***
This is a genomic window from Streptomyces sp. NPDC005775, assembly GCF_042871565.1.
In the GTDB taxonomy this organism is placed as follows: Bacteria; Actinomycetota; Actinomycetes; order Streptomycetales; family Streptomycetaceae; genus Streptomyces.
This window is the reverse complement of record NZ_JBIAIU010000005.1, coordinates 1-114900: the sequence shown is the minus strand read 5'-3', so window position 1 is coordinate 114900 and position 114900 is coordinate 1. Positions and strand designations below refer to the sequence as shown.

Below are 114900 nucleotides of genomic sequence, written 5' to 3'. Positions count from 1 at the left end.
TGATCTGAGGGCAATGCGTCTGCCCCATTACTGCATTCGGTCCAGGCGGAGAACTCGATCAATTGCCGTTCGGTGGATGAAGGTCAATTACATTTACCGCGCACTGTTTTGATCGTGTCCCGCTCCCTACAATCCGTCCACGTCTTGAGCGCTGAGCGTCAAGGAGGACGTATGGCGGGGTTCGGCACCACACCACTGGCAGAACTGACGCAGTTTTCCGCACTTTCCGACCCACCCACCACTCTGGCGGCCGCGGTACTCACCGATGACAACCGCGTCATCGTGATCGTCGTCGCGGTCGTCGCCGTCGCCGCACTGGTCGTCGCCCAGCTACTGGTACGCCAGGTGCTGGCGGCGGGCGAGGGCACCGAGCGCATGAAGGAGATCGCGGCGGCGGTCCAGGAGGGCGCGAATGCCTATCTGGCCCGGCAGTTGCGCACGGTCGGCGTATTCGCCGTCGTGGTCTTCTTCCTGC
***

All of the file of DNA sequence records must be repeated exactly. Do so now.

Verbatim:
This is a genomic window from Streptomyces sp. NPDC005775, assembly GCF_042871565.1.
In the GTDB taxonomy this organism is placed as follows: Bacteria; Actinomycetota; Actinomycetes; order Streptomycetales; family Streptomycetaceae; genus Streptomyces.
This window is the reverse complement of record NZ_JBIAIU010000005.1, coordinates 1-114900: the sequence shown is the minus strand read 5'-3', so window position 1 is coordinate 114900 and position 114900 is coordinate 1. Positions and strand designations below refer to the sequence as shown.

Below are 114900 nucleotides of genomic sequence, written 5' to 3'. Positions count from 1 at the left end.
TGATCTGAGGGCAATGCGTCTGCCCCATTACTGCATTCGGTCCAGGCGGAGAACTCGATCAATTGCCGTTCGGTGGATGAAGGTCAATTACATTTACCGCGCACTGTTTTGATCGTGTCCCGCTCCCTACAATCCGTCCACGTCTTGAGCGCTGAGCGTCAAGGAGGACGTATGGCGGGGTTCGGCACCACACCACTGGCAGAACTGACGCAGTTTTCCGCACTTTCCGACCCACCCACCACTCTGGCGGCCGCGGTACTCACCGATGACAACCGCGTCATCGTGATCGTCGTCGCGGTCGTCGCCGTCGCCGCACTGGTCGTCGCCCAGCTACTGGTACGCCAGGTGCTGGCGGCGGGCGAGGGCACCGAGCGCATGAAGGAGATCGCGGCGGCGGTCCAGGAGGGCGCGAATGCCTATCTGGCCCGGCAGTTGCGCACGGTCGGCGTATTCGCCGTCGTGGTCTTCTTCCTGC